Rangeland Ecology and Management

Rangeland Ecology and Management

Rangeland Ecology and Management

Rangeland Ecology and Management

Synopsis

Over the last two decades the science of range management, like many other resource disciplines, has embraced and integrated environmental concerns in the field, the laboratory, and policy. Rangeland Ecology and Management now brings this integrated approach to the classroom in a thoroughly researched, comprehensive, and readable text. The authors discuss the basics of rangeland management- including grazing and practical management of animals and vegetation- and place those basics within the context of decision making for damaged land, riparian and water conservation, multiple use, and modeling. Concepts such as succession, stability, and range condition are examined and their effects discussed. Fire is considered as an environmental factor. Appendixes provide scientific and common names of range plants and animals. These and many other issues crucial to the understanding of successful range management combine to make the finest text for upper-level undergraduates now available.

Excerpt

Rangeland Ecology and Management focuses on the ecology of rangeland grazing, practical management of animals, and vegetational manipulation. Part Four brings these together in the context of decision making for damaged land, riparian and water conservation, multiple-use, and modeling.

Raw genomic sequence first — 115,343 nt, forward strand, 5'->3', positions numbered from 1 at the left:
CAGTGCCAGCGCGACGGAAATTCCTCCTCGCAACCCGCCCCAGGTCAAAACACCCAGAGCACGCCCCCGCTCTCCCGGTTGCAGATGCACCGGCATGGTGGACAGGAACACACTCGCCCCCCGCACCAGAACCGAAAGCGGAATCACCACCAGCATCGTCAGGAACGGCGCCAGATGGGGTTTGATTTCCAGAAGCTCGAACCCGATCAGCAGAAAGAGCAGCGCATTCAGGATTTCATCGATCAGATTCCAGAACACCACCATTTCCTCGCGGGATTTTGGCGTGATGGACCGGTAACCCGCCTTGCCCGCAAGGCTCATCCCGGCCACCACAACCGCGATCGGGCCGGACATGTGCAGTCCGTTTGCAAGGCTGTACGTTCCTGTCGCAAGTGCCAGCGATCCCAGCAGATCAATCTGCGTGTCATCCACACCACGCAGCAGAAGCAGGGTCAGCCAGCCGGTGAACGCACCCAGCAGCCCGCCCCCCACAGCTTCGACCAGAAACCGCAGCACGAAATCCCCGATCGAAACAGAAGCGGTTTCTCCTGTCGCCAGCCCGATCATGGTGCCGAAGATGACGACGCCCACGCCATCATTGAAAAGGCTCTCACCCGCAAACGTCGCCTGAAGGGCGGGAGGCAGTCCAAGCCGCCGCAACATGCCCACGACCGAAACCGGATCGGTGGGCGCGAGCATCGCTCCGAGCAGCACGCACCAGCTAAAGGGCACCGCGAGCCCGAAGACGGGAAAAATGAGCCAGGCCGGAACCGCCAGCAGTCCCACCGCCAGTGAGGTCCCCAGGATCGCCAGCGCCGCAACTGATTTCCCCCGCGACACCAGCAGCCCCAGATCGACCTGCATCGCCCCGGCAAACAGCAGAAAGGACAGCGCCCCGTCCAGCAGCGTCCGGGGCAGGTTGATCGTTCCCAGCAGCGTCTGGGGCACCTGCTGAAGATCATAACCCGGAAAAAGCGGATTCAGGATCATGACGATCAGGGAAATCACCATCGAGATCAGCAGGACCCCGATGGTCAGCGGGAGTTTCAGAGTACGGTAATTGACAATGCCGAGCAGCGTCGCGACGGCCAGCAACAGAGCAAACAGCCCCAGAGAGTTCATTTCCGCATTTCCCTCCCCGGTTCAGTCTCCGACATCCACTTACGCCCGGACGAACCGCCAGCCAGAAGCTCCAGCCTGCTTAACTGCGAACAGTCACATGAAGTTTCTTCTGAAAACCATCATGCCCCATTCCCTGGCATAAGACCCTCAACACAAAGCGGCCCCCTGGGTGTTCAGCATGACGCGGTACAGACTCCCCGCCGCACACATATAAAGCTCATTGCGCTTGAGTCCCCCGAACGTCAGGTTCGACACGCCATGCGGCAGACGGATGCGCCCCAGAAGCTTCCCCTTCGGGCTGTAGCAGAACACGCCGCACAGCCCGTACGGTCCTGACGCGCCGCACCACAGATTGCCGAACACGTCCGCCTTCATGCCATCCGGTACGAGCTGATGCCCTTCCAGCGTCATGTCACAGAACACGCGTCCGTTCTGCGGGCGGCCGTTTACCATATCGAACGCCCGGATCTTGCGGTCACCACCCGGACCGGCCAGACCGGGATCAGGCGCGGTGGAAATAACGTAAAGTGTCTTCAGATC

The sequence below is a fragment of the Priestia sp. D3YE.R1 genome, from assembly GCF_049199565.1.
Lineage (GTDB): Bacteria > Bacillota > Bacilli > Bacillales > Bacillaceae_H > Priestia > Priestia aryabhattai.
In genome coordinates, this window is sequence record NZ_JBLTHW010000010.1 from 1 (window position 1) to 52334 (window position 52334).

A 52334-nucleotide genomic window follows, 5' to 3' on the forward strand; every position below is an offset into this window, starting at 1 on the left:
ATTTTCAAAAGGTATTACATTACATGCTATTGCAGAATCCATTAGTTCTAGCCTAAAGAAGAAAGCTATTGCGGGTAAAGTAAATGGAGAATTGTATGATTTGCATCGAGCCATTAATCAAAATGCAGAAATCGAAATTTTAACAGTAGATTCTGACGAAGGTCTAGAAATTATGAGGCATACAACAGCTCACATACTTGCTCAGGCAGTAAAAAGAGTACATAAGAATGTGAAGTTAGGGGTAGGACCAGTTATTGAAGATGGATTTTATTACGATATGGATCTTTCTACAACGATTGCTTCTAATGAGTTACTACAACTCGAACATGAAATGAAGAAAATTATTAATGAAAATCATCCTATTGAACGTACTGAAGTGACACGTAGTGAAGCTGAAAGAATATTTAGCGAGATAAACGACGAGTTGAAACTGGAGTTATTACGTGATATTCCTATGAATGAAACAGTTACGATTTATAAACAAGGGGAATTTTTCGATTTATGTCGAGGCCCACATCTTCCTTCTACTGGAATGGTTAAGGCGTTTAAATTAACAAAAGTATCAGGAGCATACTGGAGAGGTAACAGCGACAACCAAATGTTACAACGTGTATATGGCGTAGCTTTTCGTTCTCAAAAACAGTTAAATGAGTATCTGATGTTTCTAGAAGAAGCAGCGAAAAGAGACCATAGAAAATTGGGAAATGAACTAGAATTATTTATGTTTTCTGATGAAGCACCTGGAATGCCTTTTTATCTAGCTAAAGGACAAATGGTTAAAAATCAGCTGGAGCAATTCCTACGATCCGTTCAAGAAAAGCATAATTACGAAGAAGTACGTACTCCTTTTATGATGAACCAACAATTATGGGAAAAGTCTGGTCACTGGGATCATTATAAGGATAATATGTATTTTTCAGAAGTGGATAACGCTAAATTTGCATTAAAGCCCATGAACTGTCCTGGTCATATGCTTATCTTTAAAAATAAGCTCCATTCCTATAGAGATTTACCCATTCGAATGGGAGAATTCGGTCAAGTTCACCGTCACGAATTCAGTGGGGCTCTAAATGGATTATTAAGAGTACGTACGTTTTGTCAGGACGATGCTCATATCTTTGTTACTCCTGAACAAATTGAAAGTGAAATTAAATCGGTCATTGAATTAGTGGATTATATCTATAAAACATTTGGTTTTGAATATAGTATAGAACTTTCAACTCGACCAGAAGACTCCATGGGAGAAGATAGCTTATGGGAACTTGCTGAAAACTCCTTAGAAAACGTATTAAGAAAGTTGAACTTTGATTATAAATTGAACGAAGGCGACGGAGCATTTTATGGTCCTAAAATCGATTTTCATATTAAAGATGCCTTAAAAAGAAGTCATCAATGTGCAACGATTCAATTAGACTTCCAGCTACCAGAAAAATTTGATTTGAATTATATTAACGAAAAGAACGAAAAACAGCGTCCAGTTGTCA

The reader will find scattered paragraphs taken from Rangeland Management, published in 1975, but this writing is more than a revision of that book. In 18 years, rangeland resource ecology has seen new principles in defoliation effects, added fire to its understanding, and again engaged in theoretical examination of succession, stability, and range condition. Animal numbers and their distribution continue to be cardinal principles of management. Grazing management of wild and domestic species, separately or together, gains in attention. Seasonal livestock management has bypassed rest-rotation toward short-duration systems and may finally come to rest on flexible schedules that meet the requirements of each location and manager.

Rangeland management has responded to the environmental movement with less application of machines, herbicides, fertilizers, and seeding of exotics. More prescribed burning, biocontrol measures, plant breeding, seeding of native species, and knowledgeable worldwide rangeland management have occurred. The present rangeland programs on the reclamation of damaged land, riparian healing, reducing water and air pollution, gaining user acceptance of multiple-use, and modeling were only in distant sight in 1975. The result is an increase in chapters, from 21 in 1975, to 31. Rangeland resource management may not be a third greater since 1975, but in our opinion everything in the field has changed in that time. We have attempted to review those changes, including a moderate view of controversy, for the benefit of all those interested in the rangeland resources.

Many new names of plants and animals have appeared since 1975. These are cited as the various authors used them; therefore, the reader is referred to Appendix One and Two where common names indicate changes in scientific names.

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